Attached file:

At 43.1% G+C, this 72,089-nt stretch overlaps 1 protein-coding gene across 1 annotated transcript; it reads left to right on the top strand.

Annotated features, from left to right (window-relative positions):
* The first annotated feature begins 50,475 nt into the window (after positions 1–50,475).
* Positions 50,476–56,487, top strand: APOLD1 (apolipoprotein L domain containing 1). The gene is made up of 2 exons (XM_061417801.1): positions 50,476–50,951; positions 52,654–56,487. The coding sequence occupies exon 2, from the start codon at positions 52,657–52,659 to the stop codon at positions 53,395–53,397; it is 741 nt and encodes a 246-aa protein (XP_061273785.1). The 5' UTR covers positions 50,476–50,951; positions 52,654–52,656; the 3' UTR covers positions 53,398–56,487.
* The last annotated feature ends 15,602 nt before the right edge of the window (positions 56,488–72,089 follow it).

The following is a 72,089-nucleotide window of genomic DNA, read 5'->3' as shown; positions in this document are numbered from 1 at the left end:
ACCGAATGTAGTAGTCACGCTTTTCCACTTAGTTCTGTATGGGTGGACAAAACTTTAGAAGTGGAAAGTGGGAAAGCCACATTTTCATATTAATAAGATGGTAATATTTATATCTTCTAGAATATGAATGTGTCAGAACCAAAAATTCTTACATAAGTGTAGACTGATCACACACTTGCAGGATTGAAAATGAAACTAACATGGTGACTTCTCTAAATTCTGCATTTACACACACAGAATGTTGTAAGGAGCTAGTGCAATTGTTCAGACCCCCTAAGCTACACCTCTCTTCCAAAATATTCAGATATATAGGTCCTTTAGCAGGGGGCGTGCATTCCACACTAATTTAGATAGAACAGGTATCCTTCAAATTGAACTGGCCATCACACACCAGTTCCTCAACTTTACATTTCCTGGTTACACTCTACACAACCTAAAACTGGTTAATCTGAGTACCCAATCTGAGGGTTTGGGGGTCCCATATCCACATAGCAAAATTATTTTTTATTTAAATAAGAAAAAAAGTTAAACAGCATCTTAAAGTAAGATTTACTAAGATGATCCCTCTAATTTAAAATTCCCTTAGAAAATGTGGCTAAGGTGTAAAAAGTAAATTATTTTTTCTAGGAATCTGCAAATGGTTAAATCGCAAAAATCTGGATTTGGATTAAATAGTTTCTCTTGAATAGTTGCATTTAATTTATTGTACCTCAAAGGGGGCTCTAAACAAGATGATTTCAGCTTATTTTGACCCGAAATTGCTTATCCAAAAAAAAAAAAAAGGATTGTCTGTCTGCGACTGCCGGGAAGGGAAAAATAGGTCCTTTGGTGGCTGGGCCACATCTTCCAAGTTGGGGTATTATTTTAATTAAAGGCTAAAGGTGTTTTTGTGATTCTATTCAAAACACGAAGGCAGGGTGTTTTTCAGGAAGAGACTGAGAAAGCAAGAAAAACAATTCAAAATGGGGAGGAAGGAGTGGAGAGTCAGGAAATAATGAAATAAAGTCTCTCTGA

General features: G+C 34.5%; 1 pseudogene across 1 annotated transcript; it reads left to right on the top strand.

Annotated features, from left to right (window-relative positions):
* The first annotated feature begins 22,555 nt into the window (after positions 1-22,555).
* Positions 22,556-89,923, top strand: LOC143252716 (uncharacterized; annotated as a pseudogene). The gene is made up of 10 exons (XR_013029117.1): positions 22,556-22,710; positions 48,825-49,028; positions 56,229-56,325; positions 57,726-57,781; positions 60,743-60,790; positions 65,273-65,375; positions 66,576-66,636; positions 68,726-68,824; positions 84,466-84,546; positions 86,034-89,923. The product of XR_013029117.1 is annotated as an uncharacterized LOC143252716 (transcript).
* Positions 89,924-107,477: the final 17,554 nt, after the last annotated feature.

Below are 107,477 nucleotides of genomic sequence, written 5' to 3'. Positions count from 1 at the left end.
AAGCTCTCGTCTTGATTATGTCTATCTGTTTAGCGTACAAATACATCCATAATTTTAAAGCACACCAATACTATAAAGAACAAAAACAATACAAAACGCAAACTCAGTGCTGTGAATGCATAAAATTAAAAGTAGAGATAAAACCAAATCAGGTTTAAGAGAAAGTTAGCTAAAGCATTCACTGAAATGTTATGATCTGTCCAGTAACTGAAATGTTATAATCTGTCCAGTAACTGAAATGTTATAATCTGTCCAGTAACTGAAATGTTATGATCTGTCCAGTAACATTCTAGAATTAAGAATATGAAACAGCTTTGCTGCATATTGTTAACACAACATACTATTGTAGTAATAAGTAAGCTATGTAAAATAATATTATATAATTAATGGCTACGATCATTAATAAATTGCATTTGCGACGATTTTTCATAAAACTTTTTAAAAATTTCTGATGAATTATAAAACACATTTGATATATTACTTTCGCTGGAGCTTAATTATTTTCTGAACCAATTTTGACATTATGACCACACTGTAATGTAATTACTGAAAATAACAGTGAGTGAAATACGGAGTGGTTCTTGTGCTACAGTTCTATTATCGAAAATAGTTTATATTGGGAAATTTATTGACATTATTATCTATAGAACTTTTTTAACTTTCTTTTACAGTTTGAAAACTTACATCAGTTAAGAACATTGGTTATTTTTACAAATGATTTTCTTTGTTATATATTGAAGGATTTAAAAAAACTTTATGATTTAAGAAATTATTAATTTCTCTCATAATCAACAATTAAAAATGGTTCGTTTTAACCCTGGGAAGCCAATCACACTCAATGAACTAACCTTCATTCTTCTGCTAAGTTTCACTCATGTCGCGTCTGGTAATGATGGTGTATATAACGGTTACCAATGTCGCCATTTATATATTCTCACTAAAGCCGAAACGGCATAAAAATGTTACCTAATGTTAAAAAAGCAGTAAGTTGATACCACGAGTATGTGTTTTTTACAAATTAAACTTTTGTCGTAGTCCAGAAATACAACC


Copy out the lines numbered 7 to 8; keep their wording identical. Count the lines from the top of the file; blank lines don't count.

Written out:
ACCGAATGTAGTAGTCACGCTTTTCCACTTAGTTCTGTATGGGTGGACAAAACTTTAGAAGTGGAAAGTGGGAAAGCCACATTTTCATATTAATAAGATGGTAATATTTATATCTTCTAGAATATGAATGTGTCAGAACCAAAAATTCTTACATAAGTGTAGACTGATCACACACTTGCAGGATTGAAAATGAAACTAACATGGTGACTTCTCTAAATTCTGCATTTACACACACAGAATGTTGTAAGGAGCTAGTGCAATTGTTCAGACCCCCTAAGCTACACCTCTCTTCCAAAATATTCAGATATATAGGTCCTTTAGCAGGGGGCGTGCATTCCACACTAATTTAGATAGAACAGGTATCCTTCAAATTGAACTGGCCATCACACACCAGTTCCTCAACTTTACATTTCCTGGTTACACTCTACACAACCTAAAACTGGTTAATCTGAGTACCCAATCTGAGGGTTTGGGGGTCCCATATCCACATAGCAAAATTATTTTTTATTTAAATAAGAAAAAAAGTTAAACAGCATCTTAAAGTAAGATTTACTAAGATGATCCCTCTAATTTAAAATTCCCTTAGAAAATGTGGCTAAGGTGTAAAAAGTAAATTATTTTTTCTAGGAATCTGCAAATGGTTAAATCGCAAAAATCTGGATTTGGATTAAATAGTTTCTCTTGAATAGTTGCATTTAATTTATTGTACCTCAAAGGGGGCTCTAAACAAGATGATTTCAGCTTATTTTGACCCGAAATTGCTTATCCAAAAAAAAAAAAAAGGATTGTCTGTCTGCGACTGCCGGGAAGGGAAAAATAGGTCCTTTGGTGGCTGGGCCACATCTTCCAAGTTGGGGTATTATTTTAATTAAAGGCTAAAGGTGTTTTTGTGATTCTATTCAAAACACGAAGGCAGGGTGTTTTTCAGGAAGAGACTGAGAAAGCAAGAAAAACAATTCAAAATGGGGAGGAAGGAGTGGAGAGTCAGGAAATAATGAAATAAAGTCTCTCTGA

General features: G+C 34.5%; 1 pseudogene across 1 annotated transcript; it reads left to right on the top strand.